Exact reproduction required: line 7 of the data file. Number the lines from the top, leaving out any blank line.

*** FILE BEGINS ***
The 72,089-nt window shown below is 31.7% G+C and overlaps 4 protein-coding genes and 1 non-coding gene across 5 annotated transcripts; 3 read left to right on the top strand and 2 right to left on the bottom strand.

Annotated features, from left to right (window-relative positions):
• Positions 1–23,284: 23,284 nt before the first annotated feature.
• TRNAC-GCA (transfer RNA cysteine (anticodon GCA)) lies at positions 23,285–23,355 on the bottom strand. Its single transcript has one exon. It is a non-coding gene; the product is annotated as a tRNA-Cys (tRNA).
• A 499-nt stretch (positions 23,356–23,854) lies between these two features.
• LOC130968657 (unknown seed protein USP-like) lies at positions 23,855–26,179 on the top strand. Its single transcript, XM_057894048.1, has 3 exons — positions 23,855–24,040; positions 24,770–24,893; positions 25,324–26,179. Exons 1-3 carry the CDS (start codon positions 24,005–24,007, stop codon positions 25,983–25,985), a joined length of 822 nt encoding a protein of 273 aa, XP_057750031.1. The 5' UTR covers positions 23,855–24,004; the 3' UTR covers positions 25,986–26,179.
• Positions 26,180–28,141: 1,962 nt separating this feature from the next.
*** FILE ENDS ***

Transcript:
• Positions 26,180–28,141: 1,962 nt separating this feature from the next.